But that isn’t my problem. Not to suggest that I have a problem. But if I did, being too smart wouldn’t be it. Frankly, most people don’t want to talk to me that much anyway (I suspect because they think I think I’m too smart) nor do they interest me all that much – unless I’m properly intoxicated. Then the conversation takes precedence over the individual participants and becomes interesting because of engagement, not specific capacity.
Hell, even I think that’s weird. But more than my independently minded hair or apparently uninspired sartorial inclination, my perception expressed defines my weirditude more than any other factor. I say weird things because I see the world quite differently than the average fellow. Most people adhere to some religious persuasion or another, follow some messianic type or another and many of those who don’t still represent themselves as ‘spiritual’. I’m not ‘spiritual’ and I don’t believe in any human notion of divinity. Not a fucking one.
Most of my fellow voting age Americans express a preference for the republican or democratic parties politically, others prefer the independent or even green parties. I don’t party with those types; did when I was younger but grew out of it by about 30 when I realized they were just different faces of the same coin. A coin that we’re in the pocket of.
I never accept the official narrative at face value in the case of any momentous event. I operate from a perspective that if one is inclined to lie to me about things, as our leadership is openly wont to do, then I should bear that in mind when they tell me things and weigh what they say against appreciable reality. Not taking admitted liars at their word strikes me as reasonable thinking. Hence I don’t believe JFK was killed by two random gunmen, or that RFK was shot in the back by a guy in front of him, or that JFK Jr.’s plane just happened to suddenly fall from the sky, or that those massive steel buildings just miraculously collapsed into the course of most resistance (their own footprints) on 9/11.
I don’t accept that money is real. The evidence supports the creation of money as a way for some people to have huge amounts of it and all the power that is accorded it (its inventors) while it is used to stratify and demoralize those with only enough to subsist upon (its slaves). As money is created by fiat or design, by merely typing figures into a computer somewhere, all those starving so that some people can have more of those invented numbers than others are the victims of capital. I feel capitalism is the worst thing to happen to humanity. Capitalism is what makes companies like Dow and Monsanto produce known toxic substances that enter the food chain and contaminate all of us – poison for profit.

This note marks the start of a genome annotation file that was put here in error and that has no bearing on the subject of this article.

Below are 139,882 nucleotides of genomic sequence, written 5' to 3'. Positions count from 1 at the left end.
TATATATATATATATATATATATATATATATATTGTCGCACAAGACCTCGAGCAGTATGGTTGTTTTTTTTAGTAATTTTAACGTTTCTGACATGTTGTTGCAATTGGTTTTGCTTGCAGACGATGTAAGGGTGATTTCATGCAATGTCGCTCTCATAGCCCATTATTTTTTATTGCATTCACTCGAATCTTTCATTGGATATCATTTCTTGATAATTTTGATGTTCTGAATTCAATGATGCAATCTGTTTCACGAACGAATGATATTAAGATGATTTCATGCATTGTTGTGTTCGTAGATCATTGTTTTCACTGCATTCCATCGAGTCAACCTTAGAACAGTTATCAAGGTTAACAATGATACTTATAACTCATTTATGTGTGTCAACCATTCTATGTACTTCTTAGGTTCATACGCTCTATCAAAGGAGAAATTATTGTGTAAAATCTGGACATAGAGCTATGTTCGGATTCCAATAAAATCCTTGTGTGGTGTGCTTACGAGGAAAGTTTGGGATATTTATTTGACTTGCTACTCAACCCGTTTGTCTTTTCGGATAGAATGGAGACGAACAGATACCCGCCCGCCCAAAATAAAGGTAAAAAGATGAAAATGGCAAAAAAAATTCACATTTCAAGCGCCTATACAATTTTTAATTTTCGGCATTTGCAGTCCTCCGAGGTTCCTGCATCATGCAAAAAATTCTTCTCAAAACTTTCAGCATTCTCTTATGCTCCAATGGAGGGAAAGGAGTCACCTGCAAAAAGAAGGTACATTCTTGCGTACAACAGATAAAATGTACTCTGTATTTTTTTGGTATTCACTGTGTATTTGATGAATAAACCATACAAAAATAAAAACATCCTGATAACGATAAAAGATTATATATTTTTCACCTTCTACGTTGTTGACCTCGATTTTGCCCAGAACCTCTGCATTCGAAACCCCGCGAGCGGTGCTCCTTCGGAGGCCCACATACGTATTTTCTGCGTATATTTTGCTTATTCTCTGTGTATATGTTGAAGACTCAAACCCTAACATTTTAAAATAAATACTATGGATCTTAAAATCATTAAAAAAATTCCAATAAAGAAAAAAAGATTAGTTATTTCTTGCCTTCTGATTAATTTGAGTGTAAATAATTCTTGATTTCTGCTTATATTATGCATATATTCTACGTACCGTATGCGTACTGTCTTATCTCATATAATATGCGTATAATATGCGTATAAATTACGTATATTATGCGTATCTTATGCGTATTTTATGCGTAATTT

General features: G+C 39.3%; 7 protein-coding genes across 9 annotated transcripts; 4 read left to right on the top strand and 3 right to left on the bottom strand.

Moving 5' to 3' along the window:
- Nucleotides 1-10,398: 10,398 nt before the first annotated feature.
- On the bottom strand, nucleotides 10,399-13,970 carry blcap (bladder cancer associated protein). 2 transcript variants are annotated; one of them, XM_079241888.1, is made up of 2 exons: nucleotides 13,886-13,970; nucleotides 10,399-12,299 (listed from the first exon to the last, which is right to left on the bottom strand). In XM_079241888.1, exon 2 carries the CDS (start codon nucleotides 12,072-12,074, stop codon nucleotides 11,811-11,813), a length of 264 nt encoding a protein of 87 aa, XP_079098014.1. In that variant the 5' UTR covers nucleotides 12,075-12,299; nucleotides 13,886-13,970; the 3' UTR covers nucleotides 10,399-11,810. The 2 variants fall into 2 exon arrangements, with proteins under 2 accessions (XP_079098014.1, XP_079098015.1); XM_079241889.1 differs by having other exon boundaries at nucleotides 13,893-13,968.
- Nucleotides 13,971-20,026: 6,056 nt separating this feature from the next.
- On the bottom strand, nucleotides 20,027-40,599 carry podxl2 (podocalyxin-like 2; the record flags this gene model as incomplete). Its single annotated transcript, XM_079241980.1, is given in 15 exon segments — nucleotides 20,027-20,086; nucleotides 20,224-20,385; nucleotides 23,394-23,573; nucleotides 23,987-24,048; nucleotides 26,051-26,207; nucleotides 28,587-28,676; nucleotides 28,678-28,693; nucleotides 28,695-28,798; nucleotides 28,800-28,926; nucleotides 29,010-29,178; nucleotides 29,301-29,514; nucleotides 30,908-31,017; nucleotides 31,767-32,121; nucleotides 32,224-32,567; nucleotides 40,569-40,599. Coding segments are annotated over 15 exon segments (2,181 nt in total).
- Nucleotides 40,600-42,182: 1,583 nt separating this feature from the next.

Capitalism is what makes companies like Pfizer and Merck flood the market with pharmaceuticals, with horrific side-effects, one of which is hundreds of thousands of deaths annually. Capitalism is what makes companies like Boeing and General Dynamics and Halliburton demand a perpetual state of warfare so they can continue producing things which destroy us – for profit. For figures on a piece of paper or computer monitor, the world is consumed and devoured, raped and desolate. This is what I think, based upon the hundreds of thousands of pages I have read over the course of my life.
I don’t believe. I understand reality as it exists, accept that it changes and adapt as best I can when those changes occur. Of course the odd challenge will exist: can I know for certain say, the sun will ‘rise’ or do I not operate under the belief that such will occur?
In the context of existence, if the sun doesn’t ‘rise’ I won’t be around to debate the issue, nor will anyone else, so such distinctions make little point. Cosmological events or global evolution can and will continue to make things we feel certain of unsure. But clearly certain realities are absolutely necessary for human perception to occur – the sun goes super-nova or a close passing comet wreaks havoc, all bets are off.
In the framework of human enterprise, I operate based upon trust: I trust an honorable person will live up to their word, I trust a dishonorable person will not. Both people can be trusted entirely to behave in accordance with their natures. All peoples’ natures can change (adapt) in intense or extreme circumstances: this we can trust as well.
But to tell me that a stranger in a suit is concerned about my well-being, a stranger in a uniform will protect me from harm or that a man in religious apparel can pave my path to some ill-defined after-life blissatorium, and for money no less, then I must state that I do not believe.
This above all other things makes me a weirdo.
I’m good with that. Upon reflection, normal seems kinda terrifying.